I read with interest the Sept. 27 Commentary of Joseph Bell, "Schools Missing Point: Education." It seems to me that Bell identified one of the key problems with education today, not by what he said but by what he did, namely leaving teaching. His exodus is not an isolated case. He joins the ranks of many caring and competent colleagues who have left the field. I'm not sure exactly how many there have been, but I do know that the number is significant.
I, for example, am married to one of the best who has left. After 15 years of teaching, my wife is now in sales, making about $30,000 more a year than her community college instructor husband. Recently, I attended as a "qualified guest" a convention rewarding the most successful representatives and managers in her company. At one session, the following question was posed to the 400 attendees: "How many of you used to be in education?" About half of the participants stood.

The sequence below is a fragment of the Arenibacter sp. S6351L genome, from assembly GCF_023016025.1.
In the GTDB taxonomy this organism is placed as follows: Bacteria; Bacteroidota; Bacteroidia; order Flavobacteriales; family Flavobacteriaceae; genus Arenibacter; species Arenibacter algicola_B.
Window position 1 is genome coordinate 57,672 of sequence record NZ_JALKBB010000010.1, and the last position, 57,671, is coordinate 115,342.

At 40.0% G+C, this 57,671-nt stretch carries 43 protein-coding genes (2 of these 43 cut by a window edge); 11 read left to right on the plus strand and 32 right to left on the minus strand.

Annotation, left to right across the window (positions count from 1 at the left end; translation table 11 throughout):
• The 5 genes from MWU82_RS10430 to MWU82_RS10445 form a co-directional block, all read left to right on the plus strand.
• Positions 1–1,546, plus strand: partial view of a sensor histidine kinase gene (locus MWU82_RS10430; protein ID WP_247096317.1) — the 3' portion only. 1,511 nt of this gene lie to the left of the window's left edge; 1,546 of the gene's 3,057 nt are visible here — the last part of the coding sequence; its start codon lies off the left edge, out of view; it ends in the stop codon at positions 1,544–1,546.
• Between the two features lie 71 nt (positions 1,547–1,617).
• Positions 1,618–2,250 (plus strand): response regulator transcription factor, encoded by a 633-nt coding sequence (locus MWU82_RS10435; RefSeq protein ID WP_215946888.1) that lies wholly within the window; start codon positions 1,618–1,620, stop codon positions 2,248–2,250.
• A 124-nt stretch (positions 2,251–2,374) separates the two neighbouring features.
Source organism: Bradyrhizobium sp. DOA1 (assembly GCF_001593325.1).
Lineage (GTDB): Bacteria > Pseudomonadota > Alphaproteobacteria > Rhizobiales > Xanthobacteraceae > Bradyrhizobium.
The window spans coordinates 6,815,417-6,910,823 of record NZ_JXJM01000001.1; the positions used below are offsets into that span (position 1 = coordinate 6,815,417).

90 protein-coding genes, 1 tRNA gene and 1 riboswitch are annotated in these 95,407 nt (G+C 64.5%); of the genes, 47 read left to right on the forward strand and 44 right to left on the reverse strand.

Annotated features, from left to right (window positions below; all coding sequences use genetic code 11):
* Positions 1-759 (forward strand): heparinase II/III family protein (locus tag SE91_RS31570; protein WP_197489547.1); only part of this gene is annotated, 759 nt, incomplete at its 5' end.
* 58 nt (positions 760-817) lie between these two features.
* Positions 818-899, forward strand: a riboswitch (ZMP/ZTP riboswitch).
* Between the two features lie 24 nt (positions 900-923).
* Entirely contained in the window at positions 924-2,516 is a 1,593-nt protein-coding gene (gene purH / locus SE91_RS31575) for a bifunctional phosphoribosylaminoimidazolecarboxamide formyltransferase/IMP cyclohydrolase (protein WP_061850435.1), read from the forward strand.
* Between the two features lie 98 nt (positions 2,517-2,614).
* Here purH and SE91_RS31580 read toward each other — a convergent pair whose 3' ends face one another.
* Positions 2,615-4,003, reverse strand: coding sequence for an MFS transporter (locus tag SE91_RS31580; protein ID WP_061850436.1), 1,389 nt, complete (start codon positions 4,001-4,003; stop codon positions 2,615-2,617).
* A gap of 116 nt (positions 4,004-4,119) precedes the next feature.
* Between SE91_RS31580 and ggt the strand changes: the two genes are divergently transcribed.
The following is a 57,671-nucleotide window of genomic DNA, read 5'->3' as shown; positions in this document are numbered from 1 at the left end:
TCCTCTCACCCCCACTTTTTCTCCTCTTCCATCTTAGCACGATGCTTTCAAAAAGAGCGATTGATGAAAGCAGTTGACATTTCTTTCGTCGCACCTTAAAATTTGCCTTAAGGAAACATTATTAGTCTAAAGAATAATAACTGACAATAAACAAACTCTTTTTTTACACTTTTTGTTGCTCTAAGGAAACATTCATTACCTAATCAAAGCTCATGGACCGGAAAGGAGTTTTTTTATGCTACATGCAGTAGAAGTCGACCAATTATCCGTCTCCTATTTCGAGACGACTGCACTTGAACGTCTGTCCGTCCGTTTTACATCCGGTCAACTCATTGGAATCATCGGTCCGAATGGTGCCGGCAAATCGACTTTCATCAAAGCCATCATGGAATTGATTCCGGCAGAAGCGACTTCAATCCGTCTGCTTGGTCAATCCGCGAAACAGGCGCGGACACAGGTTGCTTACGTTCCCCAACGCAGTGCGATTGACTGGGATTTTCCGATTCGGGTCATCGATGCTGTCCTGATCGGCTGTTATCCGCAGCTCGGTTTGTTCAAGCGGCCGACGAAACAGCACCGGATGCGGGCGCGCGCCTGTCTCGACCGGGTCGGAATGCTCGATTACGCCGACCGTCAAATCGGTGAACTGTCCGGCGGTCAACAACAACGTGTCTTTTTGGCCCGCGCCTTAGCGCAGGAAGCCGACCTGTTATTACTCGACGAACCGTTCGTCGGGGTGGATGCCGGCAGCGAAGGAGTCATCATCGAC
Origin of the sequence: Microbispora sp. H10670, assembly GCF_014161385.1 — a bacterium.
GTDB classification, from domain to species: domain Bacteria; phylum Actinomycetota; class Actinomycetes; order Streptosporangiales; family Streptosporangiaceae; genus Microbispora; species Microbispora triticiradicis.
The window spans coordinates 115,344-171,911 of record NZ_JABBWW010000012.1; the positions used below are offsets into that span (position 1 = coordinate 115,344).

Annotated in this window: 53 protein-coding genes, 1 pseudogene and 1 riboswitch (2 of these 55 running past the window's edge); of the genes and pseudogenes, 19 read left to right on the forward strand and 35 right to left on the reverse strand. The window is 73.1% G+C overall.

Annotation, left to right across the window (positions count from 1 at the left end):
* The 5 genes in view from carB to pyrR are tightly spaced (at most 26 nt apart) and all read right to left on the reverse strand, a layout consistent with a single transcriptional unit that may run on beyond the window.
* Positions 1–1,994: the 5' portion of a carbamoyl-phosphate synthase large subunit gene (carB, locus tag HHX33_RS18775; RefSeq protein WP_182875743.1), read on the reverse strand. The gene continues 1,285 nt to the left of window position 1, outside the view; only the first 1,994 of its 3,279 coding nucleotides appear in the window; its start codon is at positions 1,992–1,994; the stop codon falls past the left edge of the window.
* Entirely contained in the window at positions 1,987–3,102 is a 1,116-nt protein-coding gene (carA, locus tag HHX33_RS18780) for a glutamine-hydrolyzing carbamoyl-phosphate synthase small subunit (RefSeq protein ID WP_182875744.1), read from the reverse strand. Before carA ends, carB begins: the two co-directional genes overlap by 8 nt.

So many good people have left the profession and, I suspect, many more good people have been discouraged from entering it. Why? I believe that the bottom line is dollars. Many good educators have been forced out of the field because of the consequences of too few dollars, such as paltry salaries for the time invested in career preparation and the frustration generated by crowded classes and extended workloads caused by the failure to hire sufficient staff.